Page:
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‘Sleepless in Seattle’ (PG-13)

By Joe Brown
Washington Post Staff Writer
June 25, 1993

TWO KEY SCENES in "Sleepless in Seattle": Annie (Meg Ryan) and her best pal Becky (Rosie O'Donnell) are munching popcorn and watching an old movie ("An Affair to Remember," with Cary Grant and Deborah Kerr, to be exact), salting their popcorn with tears and lip-syncing to Kerr's every melodramatic line.

"Men never get this movie," O'Donnell observes.

Later, another woman describes in loving detail the plot of the same movie to Sam (Tom Hanks) and her husband, her eyes welling well before she gets to the romantic payoff.

"That's a chick's movie," grumbles Hanks.

And that's the commercial wisdom at the gooey heart of "Sleepless in Seattle," which looks likely to be the "Jurassic Park" of date movies -- this romantic comedy tested so well with female audiences it was moved up from autumn to summer release. It's the only thing that can separate the women from the men-and-boys summer blockbusters.

This is mighty familiar stuff -- "Sleepless" might just as well be called "The Courtship of Jonah's Father." Or "When Sam Finally Met Annie." But in this case, familiarity breeds content -- "Sleepless" has the feel of a readymade classic, an old-fashioned kind of movie designed to be watched again and again.

Chicago architect Sam and his 8-year-old son, Jonah, have lost their wife and mother to cancer. Devastated, they move to Seattle to escape memories and start a new life.

Across the continent, at a family Christmas Eve dinner in Baltimore, Annie announces her engagement to her pleasant but colorless, allergic-to-everything boyfriend Walter (Bill Pullman). Driving to visit Walter's parents in D.C., Annie tunes in her car radio and is spellbound by what she hears -- Jonah has phoned a radio shrink to beg for help for his sad dad. The talk show host asks to speak to Sam, who reluctantly pours his heart out all over the airwaves.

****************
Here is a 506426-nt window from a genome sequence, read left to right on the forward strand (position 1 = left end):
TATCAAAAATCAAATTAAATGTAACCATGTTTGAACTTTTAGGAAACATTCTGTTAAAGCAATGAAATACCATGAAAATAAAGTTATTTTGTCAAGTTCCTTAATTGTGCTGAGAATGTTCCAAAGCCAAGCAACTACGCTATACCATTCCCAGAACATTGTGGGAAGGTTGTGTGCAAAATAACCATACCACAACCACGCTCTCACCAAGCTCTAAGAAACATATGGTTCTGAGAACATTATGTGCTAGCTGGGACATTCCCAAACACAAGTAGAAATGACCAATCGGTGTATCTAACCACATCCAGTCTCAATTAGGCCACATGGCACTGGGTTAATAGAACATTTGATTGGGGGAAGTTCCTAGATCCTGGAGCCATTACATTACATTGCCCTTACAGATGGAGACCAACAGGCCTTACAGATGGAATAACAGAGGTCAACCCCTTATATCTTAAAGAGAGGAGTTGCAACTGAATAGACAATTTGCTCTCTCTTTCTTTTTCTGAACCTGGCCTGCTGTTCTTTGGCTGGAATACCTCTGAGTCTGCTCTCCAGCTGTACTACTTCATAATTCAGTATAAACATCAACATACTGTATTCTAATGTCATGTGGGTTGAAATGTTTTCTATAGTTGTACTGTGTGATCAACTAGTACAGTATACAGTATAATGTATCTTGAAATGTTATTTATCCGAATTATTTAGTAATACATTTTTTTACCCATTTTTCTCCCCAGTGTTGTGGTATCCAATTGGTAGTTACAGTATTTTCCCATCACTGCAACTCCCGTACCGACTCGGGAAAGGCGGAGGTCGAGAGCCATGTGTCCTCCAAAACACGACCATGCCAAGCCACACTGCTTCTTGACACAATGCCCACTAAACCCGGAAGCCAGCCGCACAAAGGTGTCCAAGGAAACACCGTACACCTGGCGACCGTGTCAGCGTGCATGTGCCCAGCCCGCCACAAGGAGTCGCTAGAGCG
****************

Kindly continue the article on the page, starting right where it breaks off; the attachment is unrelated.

Next day, 2,000 women call the station asking for Sam's phone number. And Annie, about to become permanently mired in a fireworks-free relationship, can't seem to get this perfect stranger out of her mind.

The rest of the movie is just a matter of time, as Sam and Annie ride separate tracks that had better meet or there'll be a riot in the theater. In between there's lots of mushy stuff about omens and destiny and made-for-each-other magic.

Hanks gets the best lines, setting off his sassy wit with sweetness and vulnerability. Ryan's Annie, who we're told is a writer for the Baltimore Sun, is patently dippy and cute, but everyone around her is much better developed, particularly O'Donnell, whose sweet-tart persona really registers in the role of Becky, Annie's editor and best friend. The scene is stolen again and again by real live teddy bear Ross Malinger as wise child Jonah, who has no trouble going wisecrack-to-wisecrack with Hanks.

Director Nora Ephron co-wrote the script, and graces her second film with a sure ear for urban banter, an eye for lovely (if cliched) images and a solid grounding in Woody Allen's "relationship" movies. Ephron has also tagged the film with a can't-miss soundtrack of sentimental oldies, featuring Jimmy Durante, Ray Charles and Nat "King" Cole.

At one point, Annie jokes about the knee-jerk emotional response to saccharine phone company commercials, but "Sleepless in Seattle" is designed to do exactly the same thing, producing an automatic smiling-through-the-tears response. There are no surprises in "Sleepless," and the audience is ahead of the characters every step of the way. But people seem to like it that way. And, hey, it works like a charm: A quick check of the exiting audience found many smiling -- and still clutching tissues.

SLEEPLESS IN SEATTLE (PG-13) -- Area theaters.

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